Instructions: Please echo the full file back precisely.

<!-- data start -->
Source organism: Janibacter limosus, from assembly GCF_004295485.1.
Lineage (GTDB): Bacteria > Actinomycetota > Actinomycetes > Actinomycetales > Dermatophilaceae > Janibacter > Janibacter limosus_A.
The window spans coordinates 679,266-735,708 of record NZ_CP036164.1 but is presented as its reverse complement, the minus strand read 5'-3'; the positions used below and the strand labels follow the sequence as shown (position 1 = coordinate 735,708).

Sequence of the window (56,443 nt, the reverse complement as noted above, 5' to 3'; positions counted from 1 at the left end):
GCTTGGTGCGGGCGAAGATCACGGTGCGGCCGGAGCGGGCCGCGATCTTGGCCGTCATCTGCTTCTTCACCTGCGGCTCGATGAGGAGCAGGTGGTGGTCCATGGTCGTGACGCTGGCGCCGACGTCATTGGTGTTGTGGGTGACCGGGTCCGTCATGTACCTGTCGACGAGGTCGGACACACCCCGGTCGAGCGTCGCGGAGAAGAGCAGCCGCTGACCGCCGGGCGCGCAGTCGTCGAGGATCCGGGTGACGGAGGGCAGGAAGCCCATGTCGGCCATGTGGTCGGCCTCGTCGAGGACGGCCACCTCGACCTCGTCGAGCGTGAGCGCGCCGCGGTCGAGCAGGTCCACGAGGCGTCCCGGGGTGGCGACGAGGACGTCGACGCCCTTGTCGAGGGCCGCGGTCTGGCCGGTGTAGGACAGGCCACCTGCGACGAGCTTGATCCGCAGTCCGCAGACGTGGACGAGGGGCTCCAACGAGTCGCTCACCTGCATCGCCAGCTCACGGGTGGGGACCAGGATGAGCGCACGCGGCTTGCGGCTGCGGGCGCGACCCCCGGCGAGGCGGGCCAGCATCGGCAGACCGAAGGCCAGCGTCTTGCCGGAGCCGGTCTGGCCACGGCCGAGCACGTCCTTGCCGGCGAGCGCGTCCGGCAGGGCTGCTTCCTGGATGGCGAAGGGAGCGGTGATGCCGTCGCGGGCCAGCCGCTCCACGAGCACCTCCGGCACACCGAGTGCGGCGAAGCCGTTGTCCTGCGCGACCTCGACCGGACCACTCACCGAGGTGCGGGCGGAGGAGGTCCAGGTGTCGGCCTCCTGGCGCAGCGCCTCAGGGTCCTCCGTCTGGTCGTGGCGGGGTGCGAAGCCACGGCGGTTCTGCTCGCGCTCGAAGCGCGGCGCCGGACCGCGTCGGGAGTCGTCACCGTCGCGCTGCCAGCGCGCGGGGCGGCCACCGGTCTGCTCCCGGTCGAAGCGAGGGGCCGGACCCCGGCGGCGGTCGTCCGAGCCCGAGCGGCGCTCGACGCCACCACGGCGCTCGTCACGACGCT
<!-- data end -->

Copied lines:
Source organism: Janibacter limosus, from assembly GCF_004295485.1.
Lineage (GTDB): Bacteria > Actinomycetota > Actinomycetes > Actinomycetales > Dermatophilaceae > Janibacter > Janibacter limosus_A.
The window spans coordinates 679,266-735,708 of record NZ_CP036164.1 but is presented as its reverse complement, the minus strand read 5'-3'; the positions used below and the strand labels follow the sequence as shown (position 1 = coordinate 735,708).

Sequence of the window (56,443 nt, the reverse complement as noted above, 5' to 3'; positions counted from 1 at the left end):
GCTTGGTGCGGGCGAAGATCACGGTGCGGCCGGAGCGGGCCGCGATCTTGGCCGTCATCTGCTTCTTCACCTGCGGCTCGATGAGGAGCAGGTGGTGGTCCATGGTCGTGACGCTGGCGCCGACGTCATTGGTGTTGTGGGTGACCGGGTCCGTCATGTACCTGTCGACGAGGTCGGACACACCCCGGTCGAGCGTCGCGGAGAAGAGCAGCCGCTGACCGCCGGGCGCGCAGTCGTCGAGGATCCGGGTGACGGAGGGCAGGAAGCCCATGTCGGCCATGTGGTCGGCCTCGTCGAGGACGGCCACCTCGACCTCGTCGAGCGTGAGCGCGCCGCGGTCGAGCAGGTCCACGAGGCGTCCCGGGGTGGCGACGAGGACGTCGACGCCCTTGTCGAGGGCCGCGGTCTGGCCGGTGTAGGACAGGCCACCTGCGACGAGCTTGATCCGCAGTCCGCAGACGTGGACGAGGGGCTCCAACGAGTCGCTCACCTGCATCGCCAGCTCACGGGTGGGGACCAGGATGAGCGCACGCGGCTTGCGGCTGCGGGCGCGACCCCCGGCGAGGCGGGCCAGCATCGGCAGACCGAAGGCCAGCGTCTTGCCGGAGCCGGTCTGGCCACGGCCGAGCACGTCCTTGCCGGCGAGCGCGTCCGGCAGGGCTGCTTCCTGGATGGCGAAGGGAGCGGTGATGCCGTCGCGGGCCAGCCGCTCCACGAGCACCTCCGGCACACCGAGTGCGGCGAAGCCGTTGTCCTGCGCGACCTCGACCGGACCACTCACCGAGGTGCGGGCGGAGGAGGTCCAGGTGTCGGCCTCCTGGCGCAGCGCCTCAGGGTCCTCCGTCTGGTCGTGGCGGGGTGCGAAGCCACGGCGGTTCTGCTCGCGCTCGAAGCGCGGCGCCGGACCGCGTCGGGAGTCGTCACCGTCGCGCTGCCAGCGCGCGGGGCGGCCACCGGTCTGCTCCCGGTCGAAGCGAGGGGCCGGACCCCGGCGGCGGTCGTCCGAGCCCGAGCGGCGCTCGACGCCACCACGGCGCTCGTCACGACGCT